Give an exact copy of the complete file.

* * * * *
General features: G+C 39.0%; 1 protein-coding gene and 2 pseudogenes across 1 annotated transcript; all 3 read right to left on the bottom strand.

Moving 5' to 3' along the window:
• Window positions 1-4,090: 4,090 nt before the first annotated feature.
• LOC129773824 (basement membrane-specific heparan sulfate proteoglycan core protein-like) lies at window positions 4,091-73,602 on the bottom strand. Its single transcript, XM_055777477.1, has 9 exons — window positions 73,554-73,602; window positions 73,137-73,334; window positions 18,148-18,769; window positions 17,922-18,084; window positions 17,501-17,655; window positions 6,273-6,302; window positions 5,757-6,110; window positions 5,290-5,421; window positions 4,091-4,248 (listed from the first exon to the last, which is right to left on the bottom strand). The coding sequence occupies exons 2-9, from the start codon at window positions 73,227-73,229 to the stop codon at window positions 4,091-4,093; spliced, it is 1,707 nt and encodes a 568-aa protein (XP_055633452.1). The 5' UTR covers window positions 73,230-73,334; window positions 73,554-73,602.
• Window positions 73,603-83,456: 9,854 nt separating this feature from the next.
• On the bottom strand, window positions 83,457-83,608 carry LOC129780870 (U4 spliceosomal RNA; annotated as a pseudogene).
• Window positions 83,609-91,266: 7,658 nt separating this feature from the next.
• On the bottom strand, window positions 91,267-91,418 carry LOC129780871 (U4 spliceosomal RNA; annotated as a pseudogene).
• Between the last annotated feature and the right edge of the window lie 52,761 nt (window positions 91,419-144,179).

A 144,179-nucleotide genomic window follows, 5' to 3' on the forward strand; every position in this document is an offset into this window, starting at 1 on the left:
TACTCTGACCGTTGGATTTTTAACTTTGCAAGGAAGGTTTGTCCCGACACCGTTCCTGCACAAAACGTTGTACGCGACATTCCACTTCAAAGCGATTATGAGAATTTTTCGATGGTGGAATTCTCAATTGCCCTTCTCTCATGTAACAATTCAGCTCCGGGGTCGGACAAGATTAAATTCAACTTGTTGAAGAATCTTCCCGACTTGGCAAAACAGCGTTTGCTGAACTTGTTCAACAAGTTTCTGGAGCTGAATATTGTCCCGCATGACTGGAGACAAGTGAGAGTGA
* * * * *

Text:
General features: G+C 39.0%; 1 protein-coding gene and 2 pseudogenes across 1 annotated transcript; all 3 read right to left on the bottom strand.

Moving 5' to 3' along the window:
• Window positions 1-4,090: 4,090 nt before the first annotated feature.
• LOC129773824 (basement membrane-specific heparan sulfate proteoglycan core protein-like) lies at window positions 4,091-73,602 on the bottom strand. Its single transcript, XM_055777477.1, has 9 exons — window positions 73,554-73,602; window positions 73,137-73,334; window positions 18,148-18,769; window positions 17,922-18,084; window positions 17,501-17,655; window positions 6,273-6,302; window positions 5,757-6,110; window positions 5,290-5,421; window positions 4,091-4,248 (listed from the first exon to the last, which is right to left on the bottom strand). The coding sequence occupies exons 2-9, from the start codon at window positions 73,227-73,229 to the stop codon at window positions 4,091-4,093; spliced, it is 1,707 nt and encodes a 568-aa protein (XP_055633452.1). The 5' UTR covers window positions 73,230-73,334; window positions 73,554-73,602.
• Window positions 73,603-83,456: 9,854 nt separating this feature from the next.
• On the bottom strand, window positions 83,457-83,608 carry LOC129780870 (U4 spliceosomal RNA; annotated as a pseudogene).
• Window positions 83,609-91,266: 7,658 nt separating this feature from the next.
• On the bottom strand, window positions 91,267-91,418 carry LOC129780871 (U4 spliceosomal RNA; annotated as a pseudogene).
• Between the last annotated feature and the right edge of the window lie 52,761 nt (window positions 91,419-144,179).

A 144,179-nucleotide genomic window follows, 5' to 3' on the forward strand; every position in this document is an offset into this window, starting at 1 on the left:
TACTCTGACCGTTGGATTTTTAACTTTGCAAGGAAGGTTTGTCCCGACACCGTTCCTGCACAAAACGTTGTACGCGACATTCCACTTCAAAGCGATTATGAGAATTTTTCGATGGTGGAATTCTCAATTGCCCTTCTCTCATGTAACAATTCAGCTCCGGGGTCGGACAAGATTAAATTCAACTTGTTGAAGAATCTTCCCGACTTGGCAAAACAGCGTTTGCTGAACTTGTTCAACAAGTTTCTGGAGCTGAATATTGTCCCGCATGACTGGAGACAAGTGAGAGTGA